Improved thermoanalytical methods have been developed that are capable of quantitative identification of various components of fly ash from a laboratory-scale fluidized bed combustion system. The thermogravimetric procedure developed can determine quantities of H2O, Ca(OH)2, CaCO3, CaSO4 and carbonaceous matter in fly ash with accuracy comparable to more time-consuming ASTM methods. This procedure is a modification of the Mikhail-Turcotte methods that can accurately analyze bed ash, with higher accuracy regarding the greater amount of carbonaceous matter in fly ash. In addition, in conjunction with FTIR and SEM/EDS analyses, the reduction mechanism of CaSO4 as CaSO4+4H2 ↔ CaS + 4H2O has been confirmed in this study. This mechanism is important in analyzing and evaluating sulfur capture in fluidized-bed combustion systems.

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Abstract  

Thermogravimetric analysis (TG) and Fourier transform infrared (FTIR)results of commercial montmorillonite were compared to that exchanged with trimethyloctadecyl quaternary ammonium chloride (SCPX2048), both were treated up to500C. The time-of-flight mass spectrometer (TOF/MS) results of SCPX2048 trapped under300 and 500C were compared with that of N,N,Ntrimethyl-1-dodecanammonium chloride(A 18-50) trapped under 200 and 300C. The degradation mechanism of organic modified montmorillonite was proposed. PMMA-clay nanocomposite was synthesized through intercalation method and its properties were examined by both TG and DSC techniques. The thermal stability and glass transition temperature of montmorillonite filled PMMA increase comparing with that of the pure PMMA.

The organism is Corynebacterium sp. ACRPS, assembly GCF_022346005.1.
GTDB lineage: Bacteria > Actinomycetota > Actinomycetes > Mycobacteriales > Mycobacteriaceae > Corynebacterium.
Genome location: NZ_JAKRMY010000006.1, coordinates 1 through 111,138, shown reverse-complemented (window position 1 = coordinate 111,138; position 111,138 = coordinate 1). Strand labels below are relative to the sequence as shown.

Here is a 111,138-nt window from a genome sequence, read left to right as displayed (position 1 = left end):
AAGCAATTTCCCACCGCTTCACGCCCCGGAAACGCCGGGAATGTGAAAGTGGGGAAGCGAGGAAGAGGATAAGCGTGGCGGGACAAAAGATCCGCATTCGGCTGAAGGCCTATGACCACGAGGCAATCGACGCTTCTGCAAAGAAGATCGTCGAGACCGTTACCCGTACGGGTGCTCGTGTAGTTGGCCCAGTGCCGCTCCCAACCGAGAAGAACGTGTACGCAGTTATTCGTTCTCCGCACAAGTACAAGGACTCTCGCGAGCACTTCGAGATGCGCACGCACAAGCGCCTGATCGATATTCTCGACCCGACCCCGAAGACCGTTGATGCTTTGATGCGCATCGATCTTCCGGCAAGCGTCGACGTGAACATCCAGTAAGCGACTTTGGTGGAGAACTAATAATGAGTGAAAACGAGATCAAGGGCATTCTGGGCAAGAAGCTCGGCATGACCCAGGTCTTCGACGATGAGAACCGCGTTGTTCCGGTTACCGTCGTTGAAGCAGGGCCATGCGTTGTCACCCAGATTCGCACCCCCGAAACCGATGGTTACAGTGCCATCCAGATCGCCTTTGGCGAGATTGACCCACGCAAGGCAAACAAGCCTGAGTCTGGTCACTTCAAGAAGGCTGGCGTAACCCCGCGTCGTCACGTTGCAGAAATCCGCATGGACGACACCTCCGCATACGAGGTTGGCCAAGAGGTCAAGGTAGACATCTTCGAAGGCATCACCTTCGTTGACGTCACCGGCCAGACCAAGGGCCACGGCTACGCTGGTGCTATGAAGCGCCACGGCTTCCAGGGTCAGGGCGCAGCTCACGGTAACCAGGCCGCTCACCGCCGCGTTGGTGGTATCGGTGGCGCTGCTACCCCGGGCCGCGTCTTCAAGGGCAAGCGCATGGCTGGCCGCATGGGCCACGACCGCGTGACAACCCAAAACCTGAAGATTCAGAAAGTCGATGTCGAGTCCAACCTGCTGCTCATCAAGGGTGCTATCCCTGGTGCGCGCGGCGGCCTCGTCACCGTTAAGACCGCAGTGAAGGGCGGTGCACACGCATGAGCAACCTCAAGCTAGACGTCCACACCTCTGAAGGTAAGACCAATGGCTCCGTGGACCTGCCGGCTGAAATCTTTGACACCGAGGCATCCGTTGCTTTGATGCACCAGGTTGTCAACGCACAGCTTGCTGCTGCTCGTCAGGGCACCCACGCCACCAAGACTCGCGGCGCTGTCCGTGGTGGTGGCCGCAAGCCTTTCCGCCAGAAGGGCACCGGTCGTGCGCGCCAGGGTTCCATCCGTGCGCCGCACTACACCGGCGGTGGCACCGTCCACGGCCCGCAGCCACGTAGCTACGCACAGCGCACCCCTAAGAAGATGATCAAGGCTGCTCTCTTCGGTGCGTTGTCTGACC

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Plant-plant interaction plays a key role in regulating the composition and structure of communities and ecosystems. Studies of plant-plant interactions in forest ecosystems have mainly concentrated on growth effects of neighboring plants on target trees. Physiological effects of neighboring plants on target trees, in particular understorey effects on physiology of overstorey trees, have received less attention. It is still unclear what is the physiological mechanisms underlying positive growth effects of understorey removal, although understorey removal has been applied to improve the wood production for hundreds of years worldwide. Only 17.5% of published works dealt with understorey-overstorey interactions and only a few of those researched the understorey effects on the physiology of overstorey trees. Case studies indicated that overstorey Abies faxoniana trees grown with different understorey shrubs showed significantly different levels of tissue nitrogen and mobile carbohydrates. Removal experiment showed that nitrogen and mobile carbohydrates concentrations in Cunninghamia lanceolata trees grown in the absence of understorey shrubs differed significantly (pure stand > mixture) with those in trees grown in the presence of understorey shrubs, in particular during the dry season. This review highlighted that the neighboring woody plants affect Cand N-physiology in overstorey trees. These effects may be mainly resulted from underground competition for soil water rather than for other resources as the effects were more pronounced during the dry season. The present review suggests that positive effects of neighboring removal (e.g., understorey removal, thinning) on overstorey trees can be expected more rapidly and strongly in stressful area (e.g., low rainfall, nutrient-poor site) than in areas with optimal growth conditions. Hence, ecophysiology-based management strategies for dealing with neighboring plants in forest ecosystems should take into account: 1) site conditions, 2) timing, duration and frequency of management practices, and 3) species-specific properties and other aspects such as biodiversity conservation and soil erosion.